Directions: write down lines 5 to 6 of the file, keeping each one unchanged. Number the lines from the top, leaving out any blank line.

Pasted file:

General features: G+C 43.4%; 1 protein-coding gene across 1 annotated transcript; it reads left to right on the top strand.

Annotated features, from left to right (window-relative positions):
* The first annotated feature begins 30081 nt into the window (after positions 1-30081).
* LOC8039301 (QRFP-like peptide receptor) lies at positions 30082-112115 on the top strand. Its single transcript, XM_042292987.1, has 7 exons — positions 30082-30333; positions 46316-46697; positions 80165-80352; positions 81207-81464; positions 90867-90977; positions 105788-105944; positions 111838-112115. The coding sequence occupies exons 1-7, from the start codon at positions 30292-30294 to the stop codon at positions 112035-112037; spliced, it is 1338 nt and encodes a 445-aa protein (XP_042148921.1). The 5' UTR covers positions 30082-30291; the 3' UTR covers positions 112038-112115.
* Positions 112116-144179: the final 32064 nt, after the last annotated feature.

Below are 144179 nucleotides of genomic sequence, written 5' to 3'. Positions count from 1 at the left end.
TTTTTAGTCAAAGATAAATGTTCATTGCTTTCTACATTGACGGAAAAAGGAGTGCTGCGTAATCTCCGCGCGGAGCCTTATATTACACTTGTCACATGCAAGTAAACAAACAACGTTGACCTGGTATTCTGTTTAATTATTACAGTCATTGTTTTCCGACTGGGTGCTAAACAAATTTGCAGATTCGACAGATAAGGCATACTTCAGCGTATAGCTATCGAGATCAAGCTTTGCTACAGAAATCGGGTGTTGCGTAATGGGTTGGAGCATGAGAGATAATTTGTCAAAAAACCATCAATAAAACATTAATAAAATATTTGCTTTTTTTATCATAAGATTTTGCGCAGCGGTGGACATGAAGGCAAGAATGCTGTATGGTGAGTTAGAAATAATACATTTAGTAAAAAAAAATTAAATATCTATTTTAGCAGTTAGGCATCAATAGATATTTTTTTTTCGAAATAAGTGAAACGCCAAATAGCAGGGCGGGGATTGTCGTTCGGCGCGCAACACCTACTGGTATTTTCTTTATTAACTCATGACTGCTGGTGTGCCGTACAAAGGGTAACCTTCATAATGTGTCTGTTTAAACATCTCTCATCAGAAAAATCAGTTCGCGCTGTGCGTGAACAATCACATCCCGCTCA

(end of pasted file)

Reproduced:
* Positions 112116-144179: the final 32064 nt, after the last annotated feature.

Below are 144179 nucleotides of genomic sequence, written 5' to 3'. Positions count from 1 at the left end.